Every straight girl remembers the guy who took their virginity and the guy who first gave them great sex. I was lucky to have one man do both. Past our awkward first encounter, this ex-boyfriend of mine taught me what “love making” meant. He “went down” without asking, showed me various positions and ensured I enjoyed myself equally. As a girl who prefers a man to dominate, we generally created his sex fantasies.
On a weekend morning, we got in the shower together and began kissing. Afterward, he pushed me against the wall and wrapped his hands round my neck. I felt his grip tighten and my mind began to panic – “am I going to pass out?” Moving his hands away, we left the shower and had sex in his bedroom. The next time we met, we were in the middle of passion when I blurted out “choke me!” I wanted to lose control, I wanted him to get forceful, to tie me up and remove my freedom. I left his place wearing a buttoned shirt and pair of smart trousers, once more an everyday citizen who likes respectful and charming men.
Our taboo, weird sex fantasies
Rape, sexual assault, BDSM – how many of us fantasise what we frown upon? The other day, a friend told me about a guy who gets turned on by heavily pregnant women. We thought this was strange, but online articles say it’s normal.
Most of us can admit to having pictured a co-worker or boss naked, wanting to fuck in a busy place and wondering what group sex would feel like. We keep the more controversial sex fantasies to ourselves: Sex with a partner’s sibling or parents, gang bangs, voyeurism (watching your other half have fun with someone else), and sexual humiliation. Similarly, we usually avoid golden shower confessions and desires to abuse a drunk stranger. Plus, the disturbing grey areas like sex with animals.
Surprisingly, racial fantasies appear out in the open. In 2018, “Japanese” was one of the biggest Pornhub searches. Some guys tell me they adore “exotic mixed-race women”. And I’ve conversed with men who view ethnicities as sexual conquests – they want culturally diverse experiences. I think porn has fetishised ethnicity and helped cater to the demand. From our various sex fantasies, how do we explain the ones that go against our beliefs?
Rape fantasies and domination
Me and my gay friend Ben (made up name) were laughing about our erotic daydreams. We both envision office domination – a fictional boss ordering us about. Though I didn’t tell Ben, my pretend boss has an aggressive nature. In my mental roleplays, he makes me do what I initially refuse. I view him as sexy and powerful.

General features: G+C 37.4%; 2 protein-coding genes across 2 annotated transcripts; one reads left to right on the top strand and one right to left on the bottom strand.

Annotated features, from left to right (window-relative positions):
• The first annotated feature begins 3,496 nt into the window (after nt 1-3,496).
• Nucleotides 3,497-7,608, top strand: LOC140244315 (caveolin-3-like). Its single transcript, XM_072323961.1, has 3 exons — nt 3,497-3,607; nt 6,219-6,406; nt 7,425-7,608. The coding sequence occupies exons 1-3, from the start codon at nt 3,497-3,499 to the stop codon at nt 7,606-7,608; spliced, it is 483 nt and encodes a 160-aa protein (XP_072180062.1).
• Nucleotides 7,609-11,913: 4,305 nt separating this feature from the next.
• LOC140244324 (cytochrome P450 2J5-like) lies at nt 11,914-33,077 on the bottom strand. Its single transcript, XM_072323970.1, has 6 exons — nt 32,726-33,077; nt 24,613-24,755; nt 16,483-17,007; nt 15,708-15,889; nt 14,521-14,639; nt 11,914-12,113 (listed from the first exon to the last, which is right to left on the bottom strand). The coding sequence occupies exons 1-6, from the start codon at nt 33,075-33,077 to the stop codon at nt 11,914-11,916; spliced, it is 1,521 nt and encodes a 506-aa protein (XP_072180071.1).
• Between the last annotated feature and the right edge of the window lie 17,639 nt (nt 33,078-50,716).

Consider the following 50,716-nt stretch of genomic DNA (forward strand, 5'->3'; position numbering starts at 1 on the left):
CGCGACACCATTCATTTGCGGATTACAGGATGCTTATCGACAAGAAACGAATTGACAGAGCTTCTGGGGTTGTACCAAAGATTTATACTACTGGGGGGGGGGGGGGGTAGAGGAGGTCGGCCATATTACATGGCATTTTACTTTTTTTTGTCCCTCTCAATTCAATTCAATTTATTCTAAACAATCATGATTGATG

When I experienced sexual assault, I remember feeling disgusting and shameful. A sickening pull knotted my stomach. I therefore mentally block the moment from my mind and barely recall the image of my assailant. Fantasy vs. reality are conversely different. Yet that doesn’t quite make sexual abuse fantasies acceptable. To explain why some women have them, Psychology Today published a summary from several studies. Explanations include: “Desirability” (the attraction of men unable to resist the urge), “Biological Predisposition to Surrender” and “Openness to Sexual Experience”. At the end of 2017, Metro reported on research indicating “between 31% and 57% of women have fantasies” of forced sex.
My sister listened to a podcast featuring a feminist who fantasises about rough and controlling group sex with other females. I think the majority of us have no wish for our taboo sexual imaginings to happen. We let our minds explore scenarios out of curiosity and wonder of the unknown. I can happily fantasise a threesome without wanting to have one.
Is porn a good way to release sex fantasies?
Most argue porn is a harmless way to express sexual behaviour without engaging in risky acts. Despite knowing the industry’s scripted, studies suggest porn can negatively influence viewers. Perhaps as a result of a high percentage of films based on female assault. What’s possibly an innocent thought to begin with, may subsequently transpire to a physical urge to reenact particular aggressive scenes.
In brief, this discussion stems around consent. I believe it’s crucial to keep space between sex fantasies and actual sex, only combining the two when you’re with someone who feels the same. One guy tried to be forceful with me randomly. In that split second, I lost all attraction. Our first date went from polite conversation to him gripping my body as we moved from restaurant to bar. No build up or chemistry occured prior (I’m use to a gentle hand on the knee or shoulder). He simply assumed I wanted my tongue to interact with his. When moving away, he said, “What’s your problem do you not like kissing?”
Out of everything sex related, sex fantasies that go against our beliefs is one of the most taboo subjects. So taboo in fact, it’s difficult to gain adequate research as people don’t want to admit such thoughts. There’s additionally a worry that if we normalise certain sexual fantasies, individuals will use as an an excuse to perform on disinterested people.